The global smartphone market grew by 42.5% year-on-year in the first quarter of 2012, as the worldwide mobile phone market declined 1.5%. According to market research firm IDC, vendors shipped a total of 398.4 million mobile phones in the first quarter compared to 404.3 million units in the same quarter last year. Samsung ousted longtime leader Nokia to become the world’s largest mobile phone vendor, and it topped Apple to become the world’s largest smartphone vendor. The South Korea-based vendorÂ increased its profits by 82% to a record 5.05 trillion won in the first quarter, and shipped 42.2 million smartphones to capture 29.1% of the market according to IDC. Apple’s smartphone share grew around 6%, as the Cupertino-based company shipped 35.1 units to capture 24.2% of market.
“The race between Apple and Samsung remained tight during the quarter, even as both companies posted growth in key areas,” said IDC senior research analyst Ramon Llamas. “Apple launched its popular iPhone 4S in additional key markets, most notably in China, and Samsung experienced continued success from its Galaxy Note smartphone/tablet and other Galaxy smartphones. With other companies in the midst of major strategic transitions, the contest between Apple and Samsung will bear close observation as hotly-anticipated new models are launched.”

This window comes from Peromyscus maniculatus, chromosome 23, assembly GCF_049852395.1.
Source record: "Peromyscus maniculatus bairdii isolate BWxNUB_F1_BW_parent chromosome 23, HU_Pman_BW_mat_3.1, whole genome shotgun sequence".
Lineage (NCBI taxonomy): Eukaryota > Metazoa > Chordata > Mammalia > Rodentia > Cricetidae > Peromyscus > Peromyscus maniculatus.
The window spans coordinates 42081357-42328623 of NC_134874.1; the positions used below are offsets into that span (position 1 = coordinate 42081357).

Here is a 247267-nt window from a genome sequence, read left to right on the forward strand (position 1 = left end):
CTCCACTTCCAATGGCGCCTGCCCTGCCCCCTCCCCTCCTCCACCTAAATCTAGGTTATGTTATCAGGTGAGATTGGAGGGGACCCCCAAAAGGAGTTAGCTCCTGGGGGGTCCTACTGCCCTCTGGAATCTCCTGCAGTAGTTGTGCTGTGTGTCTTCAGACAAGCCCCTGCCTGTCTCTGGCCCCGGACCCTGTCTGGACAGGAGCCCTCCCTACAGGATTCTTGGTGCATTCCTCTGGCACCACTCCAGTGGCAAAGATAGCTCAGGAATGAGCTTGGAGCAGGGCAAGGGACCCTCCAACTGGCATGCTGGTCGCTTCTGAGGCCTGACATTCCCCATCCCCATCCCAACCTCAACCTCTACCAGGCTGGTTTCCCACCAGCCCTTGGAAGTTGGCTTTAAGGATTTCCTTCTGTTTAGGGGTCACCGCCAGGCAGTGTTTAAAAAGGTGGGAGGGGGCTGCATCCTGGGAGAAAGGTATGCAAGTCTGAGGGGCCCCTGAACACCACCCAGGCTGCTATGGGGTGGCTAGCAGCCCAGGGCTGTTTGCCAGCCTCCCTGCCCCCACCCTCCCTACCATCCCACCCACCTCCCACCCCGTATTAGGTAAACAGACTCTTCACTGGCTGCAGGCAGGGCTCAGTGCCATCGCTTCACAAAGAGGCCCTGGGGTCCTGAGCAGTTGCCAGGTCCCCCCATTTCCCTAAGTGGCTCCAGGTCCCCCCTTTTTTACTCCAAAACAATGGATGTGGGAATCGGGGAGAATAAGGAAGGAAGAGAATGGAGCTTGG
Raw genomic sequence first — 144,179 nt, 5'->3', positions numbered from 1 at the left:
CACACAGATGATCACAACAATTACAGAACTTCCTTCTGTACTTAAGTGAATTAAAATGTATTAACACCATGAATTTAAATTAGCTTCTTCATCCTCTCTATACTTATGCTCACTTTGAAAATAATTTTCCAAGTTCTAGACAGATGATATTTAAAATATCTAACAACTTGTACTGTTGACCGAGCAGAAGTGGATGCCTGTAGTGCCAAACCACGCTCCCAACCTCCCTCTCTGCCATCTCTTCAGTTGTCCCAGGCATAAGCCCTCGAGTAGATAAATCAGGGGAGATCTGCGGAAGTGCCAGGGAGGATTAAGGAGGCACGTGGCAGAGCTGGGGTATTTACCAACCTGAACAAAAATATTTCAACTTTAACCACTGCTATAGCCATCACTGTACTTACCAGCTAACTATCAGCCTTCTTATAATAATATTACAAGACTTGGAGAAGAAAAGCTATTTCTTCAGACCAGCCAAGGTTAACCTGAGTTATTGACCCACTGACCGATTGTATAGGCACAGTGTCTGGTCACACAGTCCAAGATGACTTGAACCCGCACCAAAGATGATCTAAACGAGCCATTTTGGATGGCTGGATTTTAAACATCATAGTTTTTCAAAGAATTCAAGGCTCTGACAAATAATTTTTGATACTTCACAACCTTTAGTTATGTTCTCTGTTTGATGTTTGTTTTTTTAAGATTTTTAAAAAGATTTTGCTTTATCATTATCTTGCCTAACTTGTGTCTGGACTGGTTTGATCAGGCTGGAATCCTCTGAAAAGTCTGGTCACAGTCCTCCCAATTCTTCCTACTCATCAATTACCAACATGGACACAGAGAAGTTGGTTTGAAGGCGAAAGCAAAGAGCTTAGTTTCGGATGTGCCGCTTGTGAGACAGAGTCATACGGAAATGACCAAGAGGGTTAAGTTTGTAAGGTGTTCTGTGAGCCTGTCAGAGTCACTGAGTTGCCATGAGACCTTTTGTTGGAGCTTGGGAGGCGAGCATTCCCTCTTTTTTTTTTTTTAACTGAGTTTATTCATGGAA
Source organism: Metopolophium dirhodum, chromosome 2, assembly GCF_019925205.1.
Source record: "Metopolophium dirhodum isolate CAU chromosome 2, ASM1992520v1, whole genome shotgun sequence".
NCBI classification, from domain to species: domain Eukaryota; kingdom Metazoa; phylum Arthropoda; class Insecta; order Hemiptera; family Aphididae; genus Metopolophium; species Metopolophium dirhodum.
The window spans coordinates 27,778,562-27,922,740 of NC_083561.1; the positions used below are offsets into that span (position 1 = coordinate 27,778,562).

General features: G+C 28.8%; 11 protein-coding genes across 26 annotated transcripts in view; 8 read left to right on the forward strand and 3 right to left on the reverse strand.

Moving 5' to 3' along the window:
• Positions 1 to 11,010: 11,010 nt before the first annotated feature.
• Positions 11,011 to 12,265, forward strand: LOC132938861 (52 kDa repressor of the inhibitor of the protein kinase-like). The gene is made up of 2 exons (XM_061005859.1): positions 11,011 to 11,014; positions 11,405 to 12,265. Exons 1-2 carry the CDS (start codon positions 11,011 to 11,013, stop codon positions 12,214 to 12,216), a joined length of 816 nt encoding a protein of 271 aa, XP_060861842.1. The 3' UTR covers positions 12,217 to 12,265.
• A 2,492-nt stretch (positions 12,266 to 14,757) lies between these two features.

Samsung and Apple’s gains have come at the expense of Nokia, Research in Motion and HTC. Nokia shipped a mere 11.9 million smartphones, down from 24.2 million, falling roughly 15% to capture only 8.2% of the global smartphone market. RIM’s share fell from 13.6% in the first quarter of 2011 to 6.7% last quarter, and HTC’s market share dropped from 8.9% to 4.8%.
Samsung’s smartphone growth also helped propel the company into the No.1 spot among all mobile phone vendors. The South Korean company saw year-over-year growth of 35.4%, shipping 93.8 million units, up from 69.3 in the same quarter of 2011, to capture 23.5% of the mobile market. Nokia shipped 82.7 million units, down from 100.5 in the first quarter of 2011, and saw its market share fall to 20.8% from 26.8%.
“The halcyon days of rapid growth in the smartphone market have been good to Samsung,” said IDC senior research analyst Kevin Restivo. “Samsung has used its established relationships with carriers in a mix of economically diverse markets to gain share organically and at the expense of former high fliers such as Nokia.”